My lady and I have developed the following easy 5-step program to diapering your goat kid or lamb.
- one goat kid or lamb needing to be diapered
- one diaper (size depends on size of kid or lamb, I have used newborn through size 5)
- baby wipes (for goat/kid as well as walls, counters, sink, etc)
- clean and dry towel, hand towel size is best
- time (Do not try to do this in a rush, it will backfire. Trust us on this)
- bathroom, preferably with lidded diaper pail handy
- old apron of some sort
- patience (love your kid/lamb, they may get squiggly)
1. Approach your subject calmly and pick them up. They will start to notice if you do the changing at the same time every day. My lady says I began to wail as soon as she picked me up at diaper changing time, but not at other times. She said I could also tell as soon as we headed to the human bathroom. At this point, holding an otherwise calm and well-behaved kid or lamb may become the equivalent of holding a greased piglet. Be firm. My lady recommends wearing an old kitchen apron for this procedure.
2. Human should sit on toilet (put lid down first, of course!) and put subject across their knees with the front legs on the right and the rear legs on the left. This might be different if you're left handed, she said. She isn't sure because she isn't left handed. Undo tabs of previous diaper and remove carefully. It is liable that the subject will begin wildly waving their tail at this point, causing the possible flinging of sticky-poo in multiple directions. See point 1 regarding apron. Also keep baby wipes handy (for the walls). If your baby is not in sticky-poo stage, this step is much easier to manage. Dispose of diaper and wipes.
3. Lift subject under belly, putting their back towards your chest. This puts back legs forward. Grasp back legs with your left hand while resting tail/upper back area of subject on the edge of sink. Keep firm grip on back legs (around ankle area) with the left hand while resting subject's back against your chest, and also using your right hand to gently clean subject's nether regions. Expect loud wailing and carrying on by your subject at this point. Do not make the water too hot or too cold. Comfortable temperature is a must. If necessary, use a mild shampoo for cleaning. Ear plugs may be required at this stage if your subject is as vocal as I was when I was a goat kid. My lady says that this, at first, will seem awkward and difficult. It gets easier, she said, with repetition. At all times while doing the cleaning part, make soft little cooing noises to your subject and assure them that their life is not in jeopardy.
4. Following the cleaning part, grab clean towel and lift subject out of sink area, putting towel under bottom. Re-seat yourself on the toilet (lid is still closed, of course) and put the subject back over your legs. Finish drying subject and make a big fuss of them while they are on your lap. Have clean diaper ready, with tail hole cut, or not, depending on sticky-poo status. Spread out the side of the diaper with the tabs attached and lay it under subject's back end so that the tabs stick out on either side of subject. Snug the other end of the diaper up over the back of subject. Attach tabs FIRMLY despite any further squiggling of subject. Subjects can be quite adept at flinging diapers hither and yon, if you do not attach them FIRMLY. The diapers of modern manufacture have stretchy sides and accommodate fairly tight adjustment of the tabs without causing discomfort to the subject animal.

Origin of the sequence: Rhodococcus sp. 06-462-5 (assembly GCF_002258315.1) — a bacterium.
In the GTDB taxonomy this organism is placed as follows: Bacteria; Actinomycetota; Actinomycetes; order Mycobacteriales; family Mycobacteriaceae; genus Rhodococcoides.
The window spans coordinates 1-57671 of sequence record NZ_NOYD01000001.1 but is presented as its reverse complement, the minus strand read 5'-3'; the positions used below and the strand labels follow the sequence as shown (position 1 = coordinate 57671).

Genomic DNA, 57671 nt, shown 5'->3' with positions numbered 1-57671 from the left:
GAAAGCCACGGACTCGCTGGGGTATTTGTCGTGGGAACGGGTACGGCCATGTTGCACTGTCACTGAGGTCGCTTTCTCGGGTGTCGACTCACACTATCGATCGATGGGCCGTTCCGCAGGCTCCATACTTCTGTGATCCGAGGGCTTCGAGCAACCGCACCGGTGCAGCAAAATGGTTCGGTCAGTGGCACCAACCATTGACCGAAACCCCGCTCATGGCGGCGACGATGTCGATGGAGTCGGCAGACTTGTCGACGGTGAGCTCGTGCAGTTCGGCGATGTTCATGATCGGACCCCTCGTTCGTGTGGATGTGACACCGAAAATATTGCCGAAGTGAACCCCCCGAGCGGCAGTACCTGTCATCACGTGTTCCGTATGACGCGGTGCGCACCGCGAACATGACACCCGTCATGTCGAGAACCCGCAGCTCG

5. Make enormous fuss of subject following new diaper placement. Give treats or bottle. More fuss. Love them and hug them and play on the floor with them. Be mindful of flingers, in which case you will have to repeat step 4 and 5. Then go clean bathroom and sink. Once you have this down to a routine, it is not that bad. After the first few days, my lady was able to diaper me first in the morning, feed me, go feed the other animals, do her morning routine, change me again just before putting work clothes on, then come home by 5 pm and do a change, feeding, and then another change at about 10 pm. I didn't mind except for the washing step, and that was only bad when I had sticky-poo. After that got better (about 2 weeks) it was much less traumatic.
My lady would like to point out that since she doesn't have any children, she feels a strange compulsion every time she buys diapers or baby wipes, to inform the grocery store clerk that these purchases are for her goat/lamb and not for a baby. This has led to many interesting conversations and is an optional step in the process. The first time she bought diapers, she bought size newborn, size 1, 2, 3, 4, and 5, all at once, because she had no idea what would be needed. As it turned out, they were all needed, over time, but the clerks have a tendency to give you the hairy eyeball when you buy 6 different sizes of diapers all at once.
The following picture is the very best reason why you should diaper your goat kid or lamb...snuggle time!!